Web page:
Another good tip is to try and aim for diversity in your schedule. Although similar types of attractions tend to be grouped in certain geographical areas (for example, museums in South Kensington, Wren churches in the City, shopping along Oxford Street), after a few hours on a particular theme, you'll be all 'museumed/churched/shopped out' and will need a mental break. A change is as good as a rest, so I would advise you to intersperse museum visits with a stroll in the park, shopping with a theatre performance and so forth.
Just be aware that even Central London is a large and diverse area, so it's best to plan your trip so that you can tackle bite-sized chunks - for example, Kensington one day, Westminster/Whitehall the next. This approach is not only good for your health because you get to exercise - particularly important if you're doing longhaul flights - but also allows to you explore on foot (always the best way to get to know a city).

One must see Parks, palaces,...

by seabrez00

One must see Parks, palaces, shopping, theatre, do alot of walking, and definitly a ride on a double decker bus, on the top decker (somtimes they offer tours on the double deckerbuses). Here is a picture of a double decker bus. Having dinner on a boat and meeting a man in the parliment.

The British Museum

by basbed23

The British Museum can be found near the Holborn Underground Station. Some of the permenant exibits include Egyptian Mummies, Greek and Roman Statues and a large library. The museum is free of charge, although you have to pay for audio tours.

The Millennium Bridge (2)

by alucas

The design was complicated by two major requirements – the bridge needed be high enough to allow ships to pass under it, yet low enough not to interrupt views of St Paul’s Cathedral. The solution was a streamlined shallow suspension bridge, with the cables running alongside the deck rather than above it.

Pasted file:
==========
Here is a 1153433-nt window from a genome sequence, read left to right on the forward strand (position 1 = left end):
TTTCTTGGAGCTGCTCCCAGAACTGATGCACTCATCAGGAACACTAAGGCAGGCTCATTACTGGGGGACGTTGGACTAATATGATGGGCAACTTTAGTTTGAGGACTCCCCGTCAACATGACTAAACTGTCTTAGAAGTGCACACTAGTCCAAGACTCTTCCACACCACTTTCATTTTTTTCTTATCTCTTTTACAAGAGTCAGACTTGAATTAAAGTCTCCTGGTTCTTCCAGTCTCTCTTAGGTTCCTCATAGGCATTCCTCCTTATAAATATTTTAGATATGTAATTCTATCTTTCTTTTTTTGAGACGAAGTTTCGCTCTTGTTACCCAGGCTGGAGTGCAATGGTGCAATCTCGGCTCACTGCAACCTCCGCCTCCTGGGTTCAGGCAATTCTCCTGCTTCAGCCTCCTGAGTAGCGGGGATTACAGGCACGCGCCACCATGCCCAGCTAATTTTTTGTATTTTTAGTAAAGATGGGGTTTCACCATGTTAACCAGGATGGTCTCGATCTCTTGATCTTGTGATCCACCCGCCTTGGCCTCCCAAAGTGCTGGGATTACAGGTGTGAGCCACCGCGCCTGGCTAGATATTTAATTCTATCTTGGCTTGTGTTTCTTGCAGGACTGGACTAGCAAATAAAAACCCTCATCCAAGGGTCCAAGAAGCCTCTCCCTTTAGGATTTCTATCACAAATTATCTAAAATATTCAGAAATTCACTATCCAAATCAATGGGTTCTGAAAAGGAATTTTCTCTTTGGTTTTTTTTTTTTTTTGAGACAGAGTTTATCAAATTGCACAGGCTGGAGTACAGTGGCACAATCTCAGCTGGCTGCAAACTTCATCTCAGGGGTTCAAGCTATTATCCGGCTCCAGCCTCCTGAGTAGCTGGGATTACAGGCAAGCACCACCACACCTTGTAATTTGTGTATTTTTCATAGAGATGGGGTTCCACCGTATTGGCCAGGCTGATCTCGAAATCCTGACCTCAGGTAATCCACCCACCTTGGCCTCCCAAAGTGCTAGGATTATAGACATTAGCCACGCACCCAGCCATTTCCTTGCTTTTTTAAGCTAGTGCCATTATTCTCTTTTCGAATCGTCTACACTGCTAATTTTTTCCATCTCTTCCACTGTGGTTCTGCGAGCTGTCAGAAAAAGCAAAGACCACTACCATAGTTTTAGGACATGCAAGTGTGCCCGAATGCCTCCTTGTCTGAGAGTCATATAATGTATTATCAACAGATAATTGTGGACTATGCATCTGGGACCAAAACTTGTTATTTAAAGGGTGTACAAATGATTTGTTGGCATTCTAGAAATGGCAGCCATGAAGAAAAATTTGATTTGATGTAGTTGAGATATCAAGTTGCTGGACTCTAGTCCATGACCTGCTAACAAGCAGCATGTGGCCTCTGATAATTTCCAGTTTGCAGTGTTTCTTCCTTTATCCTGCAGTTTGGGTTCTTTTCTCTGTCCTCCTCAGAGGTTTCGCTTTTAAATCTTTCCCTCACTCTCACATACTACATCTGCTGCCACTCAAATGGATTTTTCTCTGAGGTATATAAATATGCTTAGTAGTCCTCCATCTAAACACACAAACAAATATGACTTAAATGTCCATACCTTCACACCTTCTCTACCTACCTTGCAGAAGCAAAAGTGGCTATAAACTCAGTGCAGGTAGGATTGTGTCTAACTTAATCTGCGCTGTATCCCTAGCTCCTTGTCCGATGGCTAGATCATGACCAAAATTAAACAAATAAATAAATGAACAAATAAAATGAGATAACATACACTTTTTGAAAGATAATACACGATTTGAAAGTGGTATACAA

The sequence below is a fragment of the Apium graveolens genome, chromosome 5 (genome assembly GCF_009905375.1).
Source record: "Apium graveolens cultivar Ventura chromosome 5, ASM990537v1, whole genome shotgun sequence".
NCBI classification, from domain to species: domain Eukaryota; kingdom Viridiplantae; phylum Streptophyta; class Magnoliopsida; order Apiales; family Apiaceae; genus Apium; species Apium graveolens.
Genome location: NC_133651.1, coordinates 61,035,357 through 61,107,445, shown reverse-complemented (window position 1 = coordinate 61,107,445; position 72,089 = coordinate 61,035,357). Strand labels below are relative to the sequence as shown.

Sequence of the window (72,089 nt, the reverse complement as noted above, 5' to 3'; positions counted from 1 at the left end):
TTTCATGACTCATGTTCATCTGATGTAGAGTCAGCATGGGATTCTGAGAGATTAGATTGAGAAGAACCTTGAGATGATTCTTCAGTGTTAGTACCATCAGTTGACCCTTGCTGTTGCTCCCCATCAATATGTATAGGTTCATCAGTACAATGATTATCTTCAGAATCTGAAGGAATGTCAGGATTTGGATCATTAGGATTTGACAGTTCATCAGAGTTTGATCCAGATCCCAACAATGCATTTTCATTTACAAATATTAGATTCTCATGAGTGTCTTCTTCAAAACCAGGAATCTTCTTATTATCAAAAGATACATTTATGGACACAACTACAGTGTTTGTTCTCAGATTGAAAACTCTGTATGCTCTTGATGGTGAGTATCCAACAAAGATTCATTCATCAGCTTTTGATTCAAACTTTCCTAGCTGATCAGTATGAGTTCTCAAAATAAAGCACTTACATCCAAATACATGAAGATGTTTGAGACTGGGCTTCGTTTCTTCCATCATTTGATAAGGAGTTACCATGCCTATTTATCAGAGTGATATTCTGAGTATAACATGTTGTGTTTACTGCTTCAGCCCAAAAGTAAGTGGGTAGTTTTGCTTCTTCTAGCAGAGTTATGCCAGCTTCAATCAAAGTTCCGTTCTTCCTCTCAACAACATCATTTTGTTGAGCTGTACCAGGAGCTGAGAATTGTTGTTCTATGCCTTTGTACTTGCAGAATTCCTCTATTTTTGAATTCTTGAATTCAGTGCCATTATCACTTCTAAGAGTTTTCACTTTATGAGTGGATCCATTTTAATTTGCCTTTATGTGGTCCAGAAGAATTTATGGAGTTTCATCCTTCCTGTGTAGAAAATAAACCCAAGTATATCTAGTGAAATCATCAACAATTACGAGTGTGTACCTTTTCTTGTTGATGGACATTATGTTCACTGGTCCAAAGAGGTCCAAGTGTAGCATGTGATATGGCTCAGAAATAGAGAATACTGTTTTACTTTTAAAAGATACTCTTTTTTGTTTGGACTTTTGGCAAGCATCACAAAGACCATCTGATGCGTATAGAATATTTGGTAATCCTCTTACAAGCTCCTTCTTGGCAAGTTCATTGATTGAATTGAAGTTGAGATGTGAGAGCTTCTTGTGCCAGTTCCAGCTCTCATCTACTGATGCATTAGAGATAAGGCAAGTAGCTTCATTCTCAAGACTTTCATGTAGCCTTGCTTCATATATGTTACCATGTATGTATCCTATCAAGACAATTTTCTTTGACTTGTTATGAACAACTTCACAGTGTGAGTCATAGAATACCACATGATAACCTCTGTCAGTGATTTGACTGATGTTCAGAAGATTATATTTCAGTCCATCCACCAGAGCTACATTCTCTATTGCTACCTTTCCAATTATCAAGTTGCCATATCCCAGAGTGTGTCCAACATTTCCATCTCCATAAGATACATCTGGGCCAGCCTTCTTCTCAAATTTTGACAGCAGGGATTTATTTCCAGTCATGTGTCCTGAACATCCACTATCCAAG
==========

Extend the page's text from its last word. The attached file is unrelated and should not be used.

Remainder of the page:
Waiter behaviour

by joits

In the states, the waiters are pretty attentive. In very good restaurants, the waiters will usually pass by your table every few minutes to check on you.

In England, they take your order, bring your food and they pretty much leave you alone. I didn't eat in any expensive or fancy restaurants, but in the few restaurants I did eat in, during the meal, I didn't really get to see much of the waiters.

That's great because sometimes you can have a conversation without being interrupted. But its not great if you run out of water or you need something else and you have to call on your waiter.

Also, when it comes to bringing the bill, in the US, they bring it as soon as they get the last plate. I've noticed in the UK, they sort of wait on you until you ask for it.

This may not be the case for all restaurants, its just something I noticed when I was there...

Comments

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 Holiday Inn Rochester Chatham

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Holiday Inn Chatham
Chatham Holiday Inn
Holiday Inn Rochester-chatham Hotel Chatham

Address: Maidstone Road, Chatham, Kent, ME5 9SF, United Kingdom